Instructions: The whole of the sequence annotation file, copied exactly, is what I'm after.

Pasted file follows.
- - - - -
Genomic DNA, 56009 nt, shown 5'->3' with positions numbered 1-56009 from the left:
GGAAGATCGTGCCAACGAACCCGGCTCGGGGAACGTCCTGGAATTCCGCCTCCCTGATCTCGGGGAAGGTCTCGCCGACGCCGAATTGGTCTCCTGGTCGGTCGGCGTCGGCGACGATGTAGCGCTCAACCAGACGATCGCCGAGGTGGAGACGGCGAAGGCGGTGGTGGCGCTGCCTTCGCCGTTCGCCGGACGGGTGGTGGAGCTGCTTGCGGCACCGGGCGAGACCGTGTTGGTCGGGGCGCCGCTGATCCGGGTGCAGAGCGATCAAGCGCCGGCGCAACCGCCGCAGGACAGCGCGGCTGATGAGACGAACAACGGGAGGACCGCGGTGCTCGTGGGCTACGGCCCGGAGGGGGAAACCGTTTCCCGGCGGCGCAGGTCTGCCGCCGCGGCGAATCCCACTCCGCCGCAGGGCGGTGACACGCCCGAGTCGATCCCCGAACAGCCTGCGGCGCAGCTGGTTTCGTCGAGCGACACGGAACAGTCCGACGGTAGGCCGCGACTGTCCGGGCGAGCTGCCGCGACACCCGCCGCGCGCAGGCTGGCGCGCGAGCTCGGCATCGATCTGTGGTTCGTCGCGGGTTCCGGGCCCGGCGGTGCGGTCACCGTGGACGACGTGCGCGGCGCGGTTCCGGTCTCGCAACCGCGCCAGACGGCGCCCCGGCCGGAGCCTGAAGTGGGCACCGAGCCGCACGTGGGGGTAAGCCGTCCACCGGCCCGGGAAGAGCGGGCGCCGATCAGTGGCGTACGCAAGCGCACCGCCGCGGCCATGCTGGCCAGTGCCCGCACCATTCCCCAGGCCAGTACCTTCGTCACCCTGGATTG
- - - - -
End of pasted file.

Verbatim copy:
Genomic DNA, 56009 nt, shown 5'->3' with positions numbered 1-56009 from the left:
GGAAGATCGTGCCAACGAACCCGGCTCGGGGAACGTCCTGGAATTCCGCCTCCCTGATCTCGGGGAAGGTCTCGCCGACGCCGAATTGGTCTCCTGGTCGGTCGGCGTCGGCGACGATGTAGCGCTCAACCAGACGATCGCCGAGGTGGAGACGGCGAAGGCGGTGGTGGCGCTGCCTTCGCCGTTCGCCGGACGGGTGGTGGAGCTGCTTGCGGCACCGGGCGAGACCGTGTTGGTCGGGGCGCCGCTGATCCGGGTGCAGAGCGATCAAGCGCCGGCGCAACCGCCGCAGGACAGCGCGGCTGATGAGACGAACAACGGGAGGACCGCGGTGCTCGTGGGCTACGGCCCGGAGGGGGAAACCGTTTCCCGGCGGCGCAGGTCTGCCGCCGCGGCGAATCCCACTCCGCCGCAGGGCGGTGACACGCCCGAGTCGATCCCCGAACAGCCTGCGGCGCAGCTGGTTTCGTCGAGCGACACGGAACAGTCCGACGGTAGGCCGCGACTGTCCGGGCGAGCTGCCGCGACACCCGCCGCGCGCAGGCTGGCGCGCGAGCTCGGCATCGATCTGTGGTTCGTCGCGGGTTCCGGGCCCGGCGGTGCGGTCACCGTGGACGACGTGCGCGGCGCGGTTCCGGTCTCGCAACCGCGCCAGACGGCGCCCCGGCCGGAGCCTGAAGTGGGCACCGAGCCGCACGTGGGGGTAAGCCGTCCACCGGCCCGGGAAGAGCGGGCGCCGATCAGTGGCGTACGCAAGCGCACCGCCGCGGCCATGCTGGCCAGTGCCCGCACCATTCCCCAGGCCAGTACCTTCGTCACCCTGGATTG